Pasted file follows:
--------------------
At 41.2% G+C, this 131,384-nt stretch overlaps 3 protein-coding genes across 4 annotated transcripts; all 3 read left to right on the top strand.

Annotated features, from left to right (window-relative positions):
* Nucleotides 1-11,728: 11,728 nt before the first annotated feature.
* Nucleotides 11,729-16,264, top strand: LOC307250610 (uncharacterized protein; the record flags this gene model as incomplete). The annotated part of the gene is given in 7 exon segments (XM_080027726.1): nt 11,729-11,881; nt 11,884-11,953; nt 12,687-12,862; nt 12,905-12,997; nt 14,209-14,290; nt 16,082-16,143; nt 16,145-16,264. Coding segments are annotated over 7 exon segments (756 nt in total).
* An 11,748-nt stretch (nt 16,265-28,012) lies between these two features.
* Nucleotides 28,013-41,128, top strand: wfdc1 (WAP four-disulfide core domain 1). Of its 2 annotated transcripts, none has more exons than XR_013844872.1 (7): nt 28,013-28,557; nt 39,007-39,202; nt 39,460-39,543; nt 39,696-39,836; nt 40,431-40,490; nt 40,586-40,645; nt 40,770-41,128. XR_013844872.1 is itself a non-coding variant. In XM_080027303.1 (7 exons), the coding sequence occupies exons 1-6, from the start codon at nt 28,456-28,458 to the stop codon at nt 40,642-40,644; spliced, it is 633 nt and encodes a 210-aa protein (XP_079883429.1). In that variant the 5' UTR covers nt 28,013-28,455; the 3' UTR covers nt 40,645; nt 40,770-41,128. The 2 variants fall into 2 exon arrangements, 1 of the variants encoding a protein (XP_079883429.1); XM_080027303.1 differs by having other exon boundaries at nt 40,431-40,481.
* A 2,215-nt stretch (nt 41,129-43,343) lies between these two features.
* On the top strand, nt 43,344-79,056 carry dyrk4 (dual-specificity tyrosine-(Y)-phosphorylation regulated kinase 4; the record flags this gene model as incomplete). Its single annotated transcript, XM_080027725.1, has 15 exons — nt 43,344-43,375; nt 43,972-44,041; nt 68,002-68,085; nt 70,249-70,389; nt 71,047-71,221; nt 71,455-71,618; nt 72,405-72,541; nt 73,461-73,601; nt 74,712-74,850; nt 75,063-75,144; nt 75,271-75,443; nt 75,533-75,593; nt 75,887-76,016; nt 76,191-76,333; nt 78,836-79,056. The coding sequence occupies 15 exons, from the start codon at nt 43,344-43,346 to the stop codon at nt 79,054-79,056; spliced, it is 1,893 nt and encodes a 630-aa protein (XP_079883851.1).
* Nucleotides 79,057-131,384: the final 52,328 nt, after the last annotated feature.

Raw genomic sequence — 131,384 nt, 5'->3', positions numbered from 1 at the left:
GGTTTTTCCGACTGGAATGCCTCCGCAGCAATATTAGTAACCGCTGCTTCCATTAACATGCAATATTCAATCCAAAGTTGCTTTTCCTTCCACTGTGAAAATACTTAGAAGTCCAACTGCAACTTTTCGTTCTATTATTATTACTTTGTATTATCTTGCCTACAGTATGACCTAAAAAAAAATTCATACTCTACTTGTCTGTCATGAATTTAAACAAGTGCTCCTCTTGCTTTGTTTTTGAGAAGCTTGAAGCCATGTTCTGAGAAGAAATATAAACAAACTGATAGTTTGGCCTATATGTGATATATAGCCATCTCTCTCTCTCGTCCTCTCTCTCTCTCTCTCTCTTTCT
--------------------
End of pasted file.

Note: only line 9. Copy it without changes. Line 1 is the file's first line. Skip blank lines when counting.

* Nucleotides 79,057-131,384: the final 52,328 nt, after the last annotated feature.